Rotating Mathematical Table, Sinclair's Freight Computer

By the late 1860s, railroads were vital to American commerce. This is the U.S. patent model for a rotating multiplication table used to compute freight charges. It was patented by Albert Sinclair of West Waterville, Maine, in 1869.
The instrument has a cylindrical metal case painted black, with metal feet at each end. The case contains a rotating cylinder covered with a printed table of numbers, which represent amounts charged for shipping given quantities of freight at given rates. A long narrow opening across the case shows one line of this table. The rate charged (from 1 to 50 cents per hundred pounds) is given at the far left of the table, with total fees indicated for weights from 1 to 9, 10 to 100 (by tens), 200 to 1,000 (by hundreds), and 10,000 to 50,000 (by ten thousands) pounds. A paper sticker glued above the window lists these weights, as well as the cost of shipping the weights for rates of 1/4 cents, 1/2 cents, and 3/4 cents per hundred pounds. Such costs are added on to the figure shown in the table if the rate is not a whole number.
A blue paper sticker pasted to the case below the window gives instructions. A mark on it reads: SINCLAIR'S FREIGHT COMPUTER (/) FOR RAILROADS AND GENERAL FREIGHTING BUSINESS, (/) By the use of which, all multiplication and division in computing Freight is dispensed with. A reward of Ten Dollars is offered to the first person who can find an error of one cent in the computation of this machine or table.
Albert Sinclair also took out a patent for a broom earlier in 1869. The 1870 U.S. Census lists an Albert Sinclair, boardinghouse keeper, living in Lewiston, Maine, with his wife, Martha, and several children. Lewiston is about fifty miles southwest of Waterville. The 1860 census lists this Albert Sinclair and his family as living in Kalmar, Minnesota, where he was a farmer, thirty-nine years old, and born in Maine.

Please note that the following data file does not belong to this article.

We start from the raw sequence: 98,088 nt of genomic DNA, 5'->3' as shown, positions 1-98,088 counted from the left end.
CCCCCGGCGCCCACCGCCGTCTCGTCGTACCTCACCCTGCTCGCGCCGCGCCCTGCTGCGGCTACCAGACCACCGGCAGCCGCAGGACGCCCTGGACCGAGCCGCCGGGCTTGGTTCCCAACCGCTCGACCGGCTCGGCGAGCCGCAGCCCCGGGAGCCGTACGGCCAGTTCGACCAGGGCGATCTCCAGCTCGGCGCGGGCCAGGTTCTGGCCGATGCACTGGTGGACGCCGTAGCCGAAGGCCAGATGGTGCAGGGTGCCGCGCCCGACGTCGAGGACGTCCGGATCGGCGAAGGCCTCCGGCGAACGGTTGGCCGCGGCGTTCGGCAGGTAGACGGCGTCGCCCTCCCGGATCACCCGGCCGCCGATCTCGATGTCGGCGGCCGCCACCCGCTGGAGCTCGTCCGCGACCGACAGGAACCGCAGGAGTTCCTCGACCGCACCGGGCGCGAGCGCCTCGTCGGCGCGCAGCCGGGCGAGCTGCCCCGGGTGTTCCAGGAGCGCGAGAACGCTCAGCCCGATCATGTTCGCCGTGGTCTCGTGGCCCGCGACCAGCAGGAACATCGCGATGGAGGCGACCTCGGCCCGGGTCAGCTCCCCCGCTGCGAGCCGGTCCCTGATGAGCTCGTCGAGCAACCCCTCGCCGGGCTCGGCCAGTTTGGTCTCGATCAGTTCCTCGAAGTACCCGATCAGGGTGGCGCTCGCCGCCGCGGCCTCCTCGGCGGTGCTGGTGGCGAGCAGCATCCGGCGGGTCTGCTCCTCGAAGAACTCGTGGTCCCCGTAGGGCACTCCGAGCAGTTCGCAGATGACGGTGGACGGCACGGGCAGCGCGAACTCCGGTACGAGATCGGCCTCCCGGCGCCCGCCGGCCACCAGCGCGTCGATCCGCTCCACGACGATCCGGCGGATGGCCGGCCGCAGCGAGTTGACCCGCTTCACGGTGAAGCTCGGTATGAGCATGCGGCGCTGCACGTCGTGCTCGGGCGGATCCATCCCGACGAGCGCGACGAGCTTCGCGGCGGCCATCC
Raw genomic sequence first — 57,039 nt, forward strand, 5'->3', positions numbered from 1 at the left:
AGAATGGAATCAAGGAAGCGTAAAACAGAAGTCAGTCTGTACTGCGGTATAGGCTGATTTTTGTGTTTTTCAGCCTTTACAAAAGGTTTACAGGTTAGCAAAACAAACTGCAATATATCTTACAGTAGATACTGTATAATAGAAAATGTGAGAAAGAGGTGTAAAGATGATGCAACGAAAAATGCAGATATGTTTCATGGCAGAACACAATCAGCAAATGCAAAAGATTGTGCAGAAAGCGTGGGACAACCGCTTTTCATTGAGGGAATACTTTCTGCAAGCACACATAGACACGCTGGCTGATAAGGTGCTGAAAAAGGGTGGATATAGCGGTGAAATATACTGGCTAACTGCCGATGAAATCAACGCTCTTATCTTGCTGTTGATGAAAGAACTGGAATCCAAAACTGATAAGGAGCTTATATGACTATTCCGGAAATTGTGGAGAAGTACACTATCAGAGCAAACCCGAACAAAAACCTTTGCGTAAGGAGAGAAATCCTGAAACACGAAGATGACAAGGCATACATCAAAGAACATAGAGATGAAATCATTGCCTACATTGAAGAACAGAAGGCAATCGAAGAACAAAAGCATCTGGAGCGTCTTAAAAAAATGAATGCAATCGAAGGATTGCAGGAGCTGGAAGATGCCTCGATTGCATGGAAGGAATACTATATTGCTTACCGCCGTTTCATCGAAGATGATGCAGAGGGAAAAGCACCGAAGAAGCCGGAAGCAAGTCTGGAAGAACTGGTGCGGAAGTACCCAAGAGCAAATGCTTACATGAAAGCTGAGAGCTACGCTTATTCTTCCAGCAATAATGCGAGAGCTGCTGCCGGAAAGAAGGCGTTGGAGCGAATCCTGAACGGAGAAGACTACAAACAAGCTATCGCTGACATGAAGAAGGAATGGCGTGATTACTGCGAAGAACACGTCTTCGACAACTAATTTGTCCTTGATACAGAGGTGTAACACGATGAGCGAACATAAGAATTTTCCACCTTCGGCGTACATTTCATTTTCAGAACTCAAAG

U.S. Census records.
Albert Sinclair, “Broom,” U.S. Patent 92,483, July 13, 1869.
Albert Sinclair, “Improvement in Price-Calculating Devices,” U.S. Patent 97,974, December 14, 1869.
Currently not on view
Object Name
mathematical table
date made
Sinclair, Albert
Sinclair, Albert
Physical Description
paper (overall material)
metal (overall material)
overall: 7.8 cm x 41.5 cm x 8 cm; 3 1/16 in x 16 11/32 in x 3 5/32 in
place made
United States: Maine, Waterville
place patented
United States: Maine, Waterville
ID Number
accession number
catalog number
patent number
See more items in
Medicine and Science: Mathematics
Science & Mathematics
Mathematical Charts and Tables
Data Source
National Museum of American History, Kenneth E. Behring Center


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